All questions

Merger review

The number of merger filings with the JFTC has been relatively stable with a slight decrease compared to the immediately preceding year. From April 2017 to March 2018 (FY 2018), the JFTC accepted 306 notifications, of which 299 were cleared in Phase I, one was brought into Phase II and six were voluntarily withdrawn by the parties. From the standpoint of the competitive landscape between the parties, 179 involved a horizontal overlap and 121 involved a vertical relationship.

Likely supported by the parties' effective use of pre-notification consultation with the JFTC, the rate of Phase I clearance continues to be high. Informal discussion between the authority and the parties during the pre-notification phase often extends to substantive competition issues, and sometimes remedies may also be agreed. While the JFTC only publishes a limited number of its decisions, it published three Phase I clearances with conditions in FY 2018.

i Significant casesFukuoka Financial Group (FFG)/Eighteenth Bank

The JFTC scrutinised FFG's acquisition of Eighteenth Bank with a focus on the parties' horizontal overlap in corporate loans for small and medium-sized enterprises (SMEs) in Nagasaki Prefecture and three sub-regions, where the combined market share would be 70 to 75 per cent. After an in-depth review of more than two years, the transaction was approved on the condition that the parties divest loan receivables valued approximately ¥100 billion, accounting for 5 to 10 per cent of the above-mentioned relevant markets.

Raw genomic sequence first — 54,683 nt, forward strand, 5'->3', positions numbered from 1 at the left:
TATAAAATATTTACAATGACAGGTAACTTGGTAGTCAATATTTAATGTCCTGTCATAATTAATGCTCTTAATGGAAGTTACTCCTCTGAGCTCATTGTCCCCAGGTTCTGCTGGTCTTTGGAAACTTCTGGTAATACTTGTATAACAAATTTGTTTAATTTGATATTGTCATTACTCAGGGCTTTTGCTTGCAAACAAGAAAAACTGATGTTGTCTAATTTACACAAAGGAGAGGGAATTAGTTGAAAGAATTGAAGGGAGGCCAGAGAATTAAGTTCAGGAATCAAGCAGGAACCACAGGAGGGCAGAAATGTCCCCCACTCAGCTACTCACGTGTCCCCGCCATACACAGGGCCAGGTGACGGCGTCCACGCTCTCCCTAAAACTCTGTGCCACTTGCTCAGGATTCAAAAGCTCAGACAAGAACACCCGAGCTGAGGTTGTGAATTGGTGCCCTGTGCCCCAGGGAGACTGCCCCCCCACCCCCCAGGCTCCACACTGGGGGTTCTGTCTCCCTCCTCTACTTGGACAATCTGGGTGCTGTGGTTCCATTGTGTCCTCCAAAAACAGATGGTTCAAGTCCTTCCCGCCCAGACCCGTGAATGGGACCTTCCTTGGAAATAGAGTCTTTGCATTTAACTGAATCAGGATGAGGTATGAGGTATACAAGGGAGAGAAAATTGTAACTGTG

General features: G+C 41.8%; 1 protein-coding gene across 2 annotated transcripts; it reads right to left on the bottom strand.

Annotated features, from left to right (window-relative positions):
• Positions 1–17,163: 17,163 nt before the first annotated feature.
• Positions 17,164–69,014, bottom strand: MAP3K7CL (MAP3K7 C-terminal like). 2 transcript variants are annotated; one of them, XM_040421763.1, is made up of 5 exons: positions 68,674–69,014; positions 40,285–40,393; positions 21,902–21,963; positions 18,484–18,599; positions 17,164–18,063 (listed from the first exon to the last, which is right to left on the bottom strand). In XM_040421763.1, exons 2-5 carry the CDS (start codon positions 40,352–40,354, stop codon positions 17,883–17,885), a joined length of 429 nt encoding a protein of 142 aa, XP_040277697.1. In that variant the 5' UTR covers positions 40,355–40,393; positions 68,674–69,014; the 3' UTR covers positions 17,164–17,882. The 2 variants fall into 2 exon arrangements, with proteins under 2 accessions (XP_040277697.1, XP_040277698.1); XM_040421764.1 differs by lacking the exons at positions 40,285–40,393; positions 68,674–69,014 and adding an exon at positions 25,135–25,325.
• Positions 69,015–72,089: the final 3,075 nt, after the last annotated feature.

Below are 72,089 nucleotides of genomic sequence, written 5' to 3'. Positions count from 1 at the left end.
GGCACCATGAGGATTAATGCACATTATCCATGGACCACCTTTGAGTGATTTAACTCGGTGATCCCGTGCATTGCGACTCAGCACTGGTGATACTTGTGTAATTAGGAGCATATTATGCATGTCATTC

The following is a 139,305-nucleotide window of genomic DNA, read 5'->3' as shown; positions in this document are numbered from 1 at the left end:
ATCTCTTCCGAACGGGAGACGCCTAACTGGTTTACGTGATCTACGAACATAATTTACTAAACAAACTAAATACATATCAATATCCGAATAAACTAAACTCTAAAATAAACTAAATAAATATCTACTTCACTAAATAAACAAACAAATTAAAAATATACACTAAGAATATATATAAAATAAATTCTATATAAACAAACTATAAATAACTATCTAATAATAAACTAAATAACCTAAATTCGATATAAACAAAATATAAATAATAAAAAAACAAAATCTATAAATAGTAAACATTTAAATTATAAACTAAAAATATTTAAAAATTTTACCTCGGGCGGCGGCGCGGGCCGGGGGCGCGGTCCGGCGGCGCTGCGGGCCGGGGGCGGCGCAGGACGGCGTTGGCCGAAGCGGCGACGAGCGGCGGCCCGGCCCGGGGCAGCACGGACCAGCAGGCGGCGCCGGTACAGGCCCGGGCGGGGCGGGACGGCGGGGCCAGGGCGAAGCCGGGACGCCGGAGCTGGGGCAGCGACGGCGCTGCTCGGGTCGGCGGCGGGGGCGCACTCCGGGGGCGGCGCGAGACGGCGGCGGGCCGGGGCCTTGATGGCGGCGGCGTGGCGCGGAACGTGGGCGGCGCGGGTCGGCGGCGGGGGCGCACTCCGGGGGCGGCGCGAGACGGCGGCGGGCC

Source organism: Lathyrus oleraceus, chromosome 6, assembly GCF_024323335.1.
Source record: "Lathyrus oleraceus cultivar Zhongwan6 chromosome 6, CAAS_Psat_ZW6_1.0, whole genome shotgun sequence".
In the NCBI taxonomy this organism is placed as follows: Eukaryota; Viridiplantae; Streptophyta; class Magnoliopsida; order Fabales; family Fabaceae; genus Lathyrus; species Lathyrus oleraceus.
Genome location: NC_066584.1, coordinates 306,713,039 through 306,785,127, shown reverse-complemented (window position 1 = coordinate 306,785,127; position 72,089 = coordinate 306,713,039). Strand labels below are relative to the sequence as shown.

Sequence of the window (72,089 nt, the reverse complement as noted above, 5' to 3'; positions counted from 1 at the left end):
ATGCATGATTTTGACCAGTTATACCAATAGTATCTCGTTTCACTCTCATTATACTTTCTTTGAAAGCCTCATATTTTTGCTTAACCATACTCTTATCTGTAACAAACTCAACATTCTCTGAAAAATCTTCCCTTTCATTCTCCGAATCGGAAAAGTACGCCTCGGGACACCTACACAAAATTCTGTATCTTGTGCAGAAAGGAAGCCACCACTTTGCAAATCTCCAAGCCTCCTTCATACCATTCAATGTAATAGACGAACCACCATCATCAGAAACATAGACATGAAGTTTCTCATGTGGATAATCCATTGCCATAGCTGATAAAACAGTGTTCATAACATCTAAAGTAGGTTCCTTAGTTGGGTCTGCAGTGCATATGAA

Oji Holdings/Mitsubishi Paper Mills

Oji Holdings' acquisition of 33 per cent voting rights in Mitsubishi Paper Mills involved the parties' substantive horizontal overlap in art paper, base paper for wallpaper, and press board markets in Japan. Upon Phase II scrutiny, the JFTC unconditionally approved the transaction taking into account the competitive pressure from customers, competitors and neighbouring markets.

Nippon Steel & Sumitomo Metal (NSSMC)/Sanyo Special Steel (SSS)

Reviewing NSSMC's acquisition of 51.5 per cent voting rights in SSS, the JFTC focused on the Japanese market of small diameter seamless steel pipes for bearings, where the parties are the only two players SSS holding a 70 per cent market share and the remaining 30 per cent held by NSSMC. Given the absence of competitive pressure from competitors, imports and new entrants, as well as the limited presence of competitive pressure from customers and neighbouring markets, the JFTC considered that the transaction would substantially restrain competition. The transaction was approved during Phase II on the condition that SSS assigns a certain portion of right of use for its manufacturing facility and associated business to Kobe Steel, as well as the relevant firewall, so that sensitive information of Kobe Steel may not be shared, and monitoring undertakings.

ii Trends, developments and strategies

The JFTC has reviewed and approved 16 mergers and acquisitions between Japanese regional banks over the past 10 years, of which two recent cases (Daishi Bank/Hokuetsu Bank, FFG/Eighteenth Bank) were subject to Phase II. With the expected decrease in the Japanese population and other economic circumstances as a backdrop, mergers and acquisitions are considered important and effective options for regional players to survive, but their relatively high market share in specific regions may lead transactions to an in-depth review by the JFTC. In order to facilitate such momentum, the Japanese government is considering new legislation that provides a temporary exception to the current merger control regime under the AMA for a period of five to 10 years.

iii Outlook

The Growth Strategy Council, which is the government's initiative to promote growth of the Japanese economy in the prospective sectors, suggests an amendment to the JFTC's merger control guidelines with an aim to facilitate merger review that involves digital platforms. New factors such as data, R&D investments, human resources, and accumulation of know-how are proposed additions to the traditional factors of substantive competition assessment.